NACM’s December Credit Managers’ Index Remains Strong

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The Credit Managers’ Index from the National Association of Credit Management remained strong in December, two months after hitting a 15-year high.

It now appears that the movement has slowed, and what we are seeing now could be considered normal or at least some version of normal.

NACM’s Credit Managers’ Index (CMI) held strong in December with a combined score of 57.8, down a tenth of a point from November and 0.6 points from the high in October. December’s score is more than three points higher than December 2019. “It now appears that the movement has slowed, and what we are seeing now could be considered normal or at least some version of normal,” said NACM Economist Chris Kuehl, Ph.D.

Sales drove the improvement in the favorable factors, jumping from 66.5 to 70.2 in December. New credit applications increased half a point to 64.4 as did amount of credit extended (64.8 to 65.3) in December. Dollar collections inched forward two-tenths of a point to 62.8 in the latest CMI. The combined four favorable factors index improved to 65.7 in December from 64.4 the previous month.

The combined six unfavorable factors index slipped one point in December to 52.5. Disputes was the only unfavorable factor to improve from 50.6 to 51.2, yet all six factors remained in expansion territory with scores above 50 for a second month in a row. Rejections of credit applications fell two-tenths of a point to 51.3 as did dollar amount of customer deductions from 51.7 to 51.5 in December. Accounts placed for collection dropped from 56.2 to 51.6, and dollar amount beyond terms slipped from 58.1 to 57. Filings for bankruptcies dipped a half point to 52.5. “Despite some weakening of the data in the unfavorable category all the readings are in expansion territory … The favorables are all at least in the 60s this month as well, and that points in a positive direction going into the first quarter.”

The manufacturing sector saw some leaps in the favorables. New credit applications increased from 62.4 to 70.2 in December, and dollar collections and amount of credit extended each jumped more than three points. Dollar collections came in at 65.9 compared to 62.3, while amount of credit extended was at 66.8 compared to 62.6. Sales went from 69.9 in November to 71.1 in December to round out the favorable index at 68.5 for the month, up from 64.3 in November. The unfavorable factors caused some trouble for credit professionals, with a huge drop in accounts placed for collection. The factor went from 63 in November to 51.4 in December. Rejections of credit applications declined to 51.3 from 52.5, and dollar amount beyond terms sank to 53.5 from 58.9. Disputes climbed out of contraction territory at 49.8 to land at 50.7 in December. Dollar amount of customer deductions slipped from 51 to 50.6 in December, and filings for bankruptcies dropped from 53.7 to 52.8. The overall manufacturing index declined two-tenths of a point in December to sit at 58.4.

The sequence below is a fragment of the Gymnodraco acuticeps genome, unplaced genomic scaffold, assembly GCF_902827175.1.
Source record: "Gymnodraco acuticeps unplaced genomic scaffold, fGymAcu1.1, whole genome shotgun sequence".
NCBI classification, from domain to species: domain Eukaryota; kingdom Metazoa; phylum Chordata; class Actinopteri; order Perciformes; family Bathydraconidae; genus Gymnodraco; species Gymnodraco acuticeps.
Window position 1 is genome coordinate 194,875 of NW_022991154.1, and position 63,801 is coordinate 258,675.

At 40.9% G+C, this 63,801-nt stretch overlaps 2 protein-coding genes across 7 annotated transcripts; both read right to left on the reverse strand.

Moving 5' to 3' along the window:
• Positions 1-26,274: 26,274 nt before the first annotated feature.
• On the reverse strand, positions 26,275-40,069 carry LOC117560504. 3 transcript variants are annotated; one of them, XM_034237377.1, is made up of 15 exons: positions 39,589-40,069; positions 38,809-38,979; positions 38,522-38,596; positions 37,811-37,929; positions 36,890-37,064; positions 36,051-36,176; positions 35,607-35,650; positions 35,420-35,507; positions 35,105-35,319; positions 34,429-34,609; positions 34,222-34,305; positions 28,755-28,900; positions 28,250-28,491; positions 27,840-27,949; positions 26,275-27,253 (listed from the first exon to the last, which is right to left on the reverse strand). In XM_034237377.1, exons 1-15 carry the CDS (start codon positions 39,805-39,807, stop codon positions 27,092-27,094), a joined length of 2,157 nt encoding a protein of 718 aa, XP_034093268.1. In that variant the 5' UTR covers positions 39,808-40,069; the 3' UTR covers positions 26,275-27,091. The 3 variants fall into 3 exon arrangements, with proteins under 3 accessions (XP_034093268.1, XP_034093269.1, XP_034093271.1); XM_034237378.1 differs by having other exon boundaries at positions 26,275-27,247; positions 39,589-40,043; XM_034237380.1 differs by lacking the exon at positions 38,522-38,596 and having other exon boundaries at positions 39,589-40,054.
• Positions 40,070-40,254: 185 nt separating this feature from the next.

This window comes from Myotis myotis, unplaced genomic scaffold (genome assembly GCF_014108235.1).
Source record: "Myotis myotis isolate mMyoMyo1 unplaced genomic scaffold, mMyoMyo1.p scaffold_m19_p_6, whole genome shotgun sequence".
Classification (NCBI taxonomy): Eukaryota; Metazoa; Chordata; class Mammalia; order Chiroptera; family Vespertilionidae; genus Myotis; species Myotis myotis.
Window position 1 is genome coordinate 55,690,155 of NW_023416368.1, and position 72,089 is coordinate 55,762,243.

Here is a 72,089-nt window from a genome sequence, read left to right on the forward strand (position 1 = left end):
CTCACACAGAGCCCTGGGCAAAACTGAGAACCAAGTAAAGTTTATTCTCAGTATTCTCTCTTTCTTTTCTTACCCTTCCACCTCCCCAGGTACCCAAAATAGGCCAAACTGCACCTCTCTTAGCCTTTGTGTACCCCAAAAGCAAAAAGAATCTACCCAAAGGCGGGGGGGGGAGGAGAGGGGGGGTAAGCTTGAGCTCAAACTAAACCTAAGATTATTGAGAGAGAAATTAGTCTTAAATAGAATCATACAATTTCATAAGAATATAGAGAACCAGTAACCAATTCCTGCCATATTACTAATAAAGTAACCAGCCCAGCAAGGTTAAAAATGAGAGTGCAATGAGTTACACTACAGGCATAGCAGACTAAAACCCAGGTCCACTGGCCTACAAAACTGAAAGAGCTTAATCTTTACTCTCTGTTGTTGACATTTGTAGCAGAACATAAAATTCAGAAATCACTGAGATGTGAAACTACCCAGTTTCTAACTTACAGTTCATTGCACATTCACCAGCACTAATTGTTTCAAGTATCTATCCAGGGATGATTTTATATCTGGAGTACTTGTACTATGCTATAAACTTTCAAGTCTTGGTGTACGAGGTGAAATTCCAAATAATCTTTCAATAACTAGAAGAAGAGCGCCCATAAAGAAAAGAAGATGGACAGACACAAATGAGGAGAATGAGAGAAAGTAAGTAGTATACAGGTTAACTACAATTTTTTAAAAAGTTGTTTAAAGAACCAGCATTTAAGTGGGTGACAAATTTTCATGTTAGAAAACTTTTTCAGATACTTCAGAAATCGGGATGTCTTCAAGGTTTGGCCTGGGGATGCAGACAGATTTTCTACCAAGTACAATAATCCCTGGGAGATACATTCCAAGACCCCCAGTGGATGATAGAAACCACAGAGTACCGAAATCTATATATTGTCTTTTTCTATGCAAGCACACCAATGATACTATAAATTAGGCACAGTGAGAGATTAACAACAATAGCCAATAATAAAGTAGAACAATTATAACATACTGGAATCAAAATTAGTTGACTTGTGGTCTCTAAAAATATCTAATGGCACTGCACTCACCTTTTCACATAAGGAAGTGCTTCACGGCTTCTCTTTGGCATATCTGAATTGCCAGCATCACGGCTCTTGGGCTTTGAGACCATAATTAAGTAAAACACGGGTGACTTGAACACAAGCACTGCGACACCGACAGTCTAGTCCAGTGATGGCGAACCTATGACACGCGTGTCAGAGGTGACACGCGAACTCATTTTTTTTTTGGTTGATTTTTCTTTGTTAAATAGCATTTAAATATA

The service sector remained relatively unchanged with an overall score of 57.1 compared to 57.2 in November. Sales increased from 63.1 to 69.3, but new credit applications, dollar collections and amount of credit extended fell. New credit applications declined from 65.4 to 58.7, and dollar collections dipped under 60 as well at 59.7 compared to 62.9 in November. Amount of credit extended fell to 63.9 after a showing of 67 in November. Four of the six unfavorables saw an improvement in December. Rejections of credit applications went from 50.4 to 51.2, while accounts placed for collection emerged from contraction territory at 51.8 compared to 49.4. Disputes improved slightly from 51.4 to 51.7, and dollar amount beyond terms shot up to 60.6 from 57.4. Dollar amount of customer deductions was unchanged at 52.4, but filings for bankruptcies declined two-tenths of a point to 52.2.

“The stability that has been noted over the last few months was shaken a little by the resumption of lockdowns, but thus far, this impact has not shaken the index off a course that puts it solidly in the expansion zone,” concluded Kuehl.

For a complete breakdown of the manufacturing and service sector data and graphics, view the December 2020 report at CMI archives may also be viewed on NACM’s website at

NACM, headquartered in Columbia, Maryland, supports approximately 11,000 business credit and financial professionals worldwide with premier industry services, tools and information. NACM and its network of affiliated associations are the leading resource for credit and financial management information, education, products and services designed to improve the management of business credit and accounts receivable. NACM’s collective voice has influenced federal legislative policy results concerning commercial business and trade credit to our nation’s policy makers for more than 100 years and continues to play an active part in legislative issues pertaining to business credit and corporate bankruptcy. NACM's annual Credit Congress & Exposition conference is the largest gathering of credit professionals in the world.

Michael Miller
Andrew Michaels


Source: National Association of Credit Management


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